Rebecca Glaudell, Graduate Student Researcher in Physics
Rebecca is a seventh year graduate student in the Atwater Group. Her research focuses on improving photovoltaic devices through the optimization of carrier-selective contacts. Her work in the lab includes depositing thin films in ultra-high vacuum and performing optoelectronic characterization. Outside of the lab, Rebecca is a member of Caltech for Black Lives, the Caltech Disability Coalition, Women* in PMA, Caltech Y Tutoring, the Social Action Team, the Slide Rule Trombone Choir, and am the band manager and a trumpet section member of the Caltech Wind Orchestra.
Why community involvement is important to Rebecca:
"I believe we are all responsible for pushing towards equity, especially beneficiaries of privilege. I am constantly inspired to engage in social action by my peers who stand on the front lines and make clear the fundamental tie between social and scientific progress."
Chang-Sub Kim, JPL Postdoctoral Scholar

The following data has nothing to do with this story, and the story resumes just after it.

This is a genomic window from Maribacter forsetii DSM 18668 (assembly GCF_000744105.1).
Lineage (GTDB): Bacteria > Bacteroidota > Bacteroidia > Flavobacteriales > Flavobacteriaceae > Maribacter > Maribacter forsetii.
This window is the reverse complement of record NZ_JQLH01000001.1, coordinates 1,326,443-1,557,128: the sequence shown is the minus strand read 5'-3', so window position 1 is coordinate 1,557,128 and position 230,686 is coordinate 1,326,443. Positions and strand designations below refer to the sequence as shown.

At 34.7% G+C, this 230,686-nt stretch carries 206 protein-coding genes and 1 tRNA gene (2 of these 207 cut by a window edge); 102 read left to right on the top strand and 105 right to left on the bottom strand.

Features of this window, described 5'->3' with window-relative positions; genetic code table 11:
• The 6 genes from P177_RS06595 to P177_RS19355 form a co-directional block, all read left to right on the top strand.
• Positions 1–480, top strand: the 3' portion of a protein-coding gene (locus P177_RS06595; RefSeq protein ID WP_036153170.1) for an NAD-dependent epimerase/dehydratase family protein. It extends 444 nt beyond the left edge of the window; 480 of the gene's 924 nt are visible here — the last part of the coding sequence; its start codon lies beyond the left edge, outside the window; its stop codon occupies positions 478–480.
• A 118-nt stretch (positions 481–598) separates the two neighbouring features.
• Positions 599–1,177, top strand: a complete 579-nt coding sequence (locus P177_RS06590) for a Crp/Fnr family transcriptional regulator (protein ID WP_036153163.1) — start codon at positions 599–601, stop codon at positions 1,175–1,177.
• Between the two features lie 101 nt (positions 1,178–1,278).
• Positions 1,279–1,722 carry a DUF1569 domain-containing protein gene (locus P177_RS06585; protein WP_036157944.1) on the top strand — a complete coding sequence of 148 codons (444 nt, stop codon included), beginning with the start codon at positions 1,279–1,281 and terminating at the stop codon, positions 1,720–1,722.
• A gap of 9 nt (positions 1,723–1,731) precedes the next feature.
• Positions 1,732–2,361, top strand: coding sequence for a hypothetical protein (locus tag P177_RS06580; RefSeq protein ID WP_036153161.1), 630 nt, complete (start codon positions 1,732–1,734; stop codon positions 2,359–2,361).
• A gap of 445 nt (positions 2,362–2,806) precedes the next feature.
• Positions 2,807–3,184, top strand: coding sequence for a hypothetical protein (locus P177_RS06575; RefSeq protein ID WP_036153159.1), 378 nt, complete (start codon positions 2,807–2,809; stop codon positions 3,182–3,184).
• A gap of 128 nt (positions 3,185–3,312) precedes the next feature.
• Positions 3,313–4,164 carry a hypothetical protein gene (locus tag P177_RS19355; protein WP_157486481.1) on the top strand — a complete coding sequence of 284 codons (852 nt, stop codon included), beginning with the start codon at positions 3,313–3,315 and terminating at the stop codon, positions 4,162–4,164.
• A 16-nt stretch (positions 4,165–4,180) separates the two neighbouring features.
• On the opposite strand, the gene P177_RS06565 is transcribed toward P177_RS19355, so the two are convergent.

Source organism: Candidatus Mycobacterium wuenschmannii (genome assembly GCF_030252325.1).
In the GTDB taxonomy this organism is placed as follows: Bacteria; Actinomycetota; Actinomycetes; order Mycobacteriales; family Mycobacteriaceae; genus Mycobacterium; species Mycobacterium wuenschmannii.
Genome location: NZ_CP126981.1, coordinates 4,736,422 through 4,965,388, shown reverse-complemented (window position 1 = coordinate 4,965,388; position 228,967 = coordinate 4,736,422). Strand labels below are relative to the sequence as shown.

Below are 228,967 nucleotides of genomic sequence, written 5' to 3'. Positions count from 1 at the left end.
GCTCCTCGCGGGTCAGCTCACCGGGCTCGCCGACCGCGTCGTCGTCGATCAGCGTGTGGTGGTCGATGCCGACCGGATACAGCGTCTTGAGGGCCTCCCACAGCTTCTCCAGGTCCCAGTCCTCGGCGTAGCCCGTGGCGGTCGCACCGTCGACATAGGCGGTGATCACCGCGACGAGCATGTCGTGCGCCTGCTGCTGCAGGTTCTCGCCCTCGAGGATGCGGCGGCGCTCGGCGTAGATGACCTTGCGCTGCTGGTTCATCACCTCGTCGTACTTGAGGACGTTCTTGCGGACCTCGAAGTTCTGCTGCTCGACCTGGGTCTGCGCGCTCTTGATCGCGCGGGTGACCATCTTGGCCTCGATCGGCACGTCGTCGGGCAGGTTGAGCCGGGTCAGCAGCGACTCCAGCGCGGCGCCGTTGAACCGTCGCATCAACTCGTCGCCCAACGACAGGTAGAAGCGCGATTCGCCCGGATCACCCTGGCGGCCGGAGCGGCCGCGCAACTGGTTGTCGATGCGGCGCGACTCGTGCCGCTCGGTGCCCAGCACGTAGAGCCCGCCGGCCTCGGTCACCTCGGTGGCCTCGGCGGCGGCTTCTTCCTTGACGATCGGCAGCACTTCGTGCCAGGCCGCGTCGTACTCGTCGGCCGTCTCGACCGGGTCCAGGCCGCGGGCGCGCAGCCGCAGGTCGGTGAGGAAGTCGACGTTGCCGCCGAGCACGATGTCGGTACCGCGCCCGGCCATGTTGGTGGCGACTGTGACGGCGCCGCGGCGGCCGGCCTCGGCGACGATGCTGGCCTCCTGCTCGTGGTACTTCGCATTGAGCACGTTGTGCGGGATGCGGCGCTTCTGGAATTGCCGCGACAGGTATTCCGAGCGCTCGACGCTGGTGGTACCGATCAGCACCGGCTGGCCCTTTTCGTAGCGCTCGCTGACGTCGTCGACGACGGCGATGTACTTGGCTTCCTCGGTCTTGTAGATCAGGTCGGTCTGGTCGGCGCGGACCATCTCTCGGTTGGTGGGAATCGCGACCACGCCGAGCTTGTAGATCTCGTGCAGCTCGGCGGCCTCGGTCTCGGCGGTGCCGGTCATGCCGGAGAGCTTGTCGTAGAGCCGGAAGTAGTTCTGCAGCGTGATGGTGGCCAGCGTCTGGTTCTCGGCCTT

Chang-Sub Kim is a postdoctoral scholar in the Superconducting Materials & Devices Group at JPL. His research focuses on the development of thin (< 50 nm) MgB2 superconducting thin films for very sensitive and efficient next-generation detectors and devices for future NASA missions, like space telescopes.
Why community involvement is important to Chang-Sub:
"I came to the U.S. when I was 14. Coming from South Korea, a monoethnic country, it was eye-opening to see the diversity in this country. Over the years, I have learned that this diversity is what is behind so many innovations and breakthroughs. I have been privileged to be part of Caltech, MIT, and JPL, where I am surrounded by STEM experts and can easily ask for help and guidance. Inequalities in STEM are well known, so whenever I saw DEI (diversity, equity, and inclusion) efforts asking for help, I participated believing every effort, regardless of the size, will help make a difference, and that one day, every student will get a chance to see, learn and explore the fun side of STEM. Also, I love getting acquainted with new people and learning about different communities, each with a unique perspective and background - plus, it’s such a rewarding experience to see my mentees learn and progress!"
Stephanie Leifer, Visiting Associate in Applied Physics (former JPL Technologist)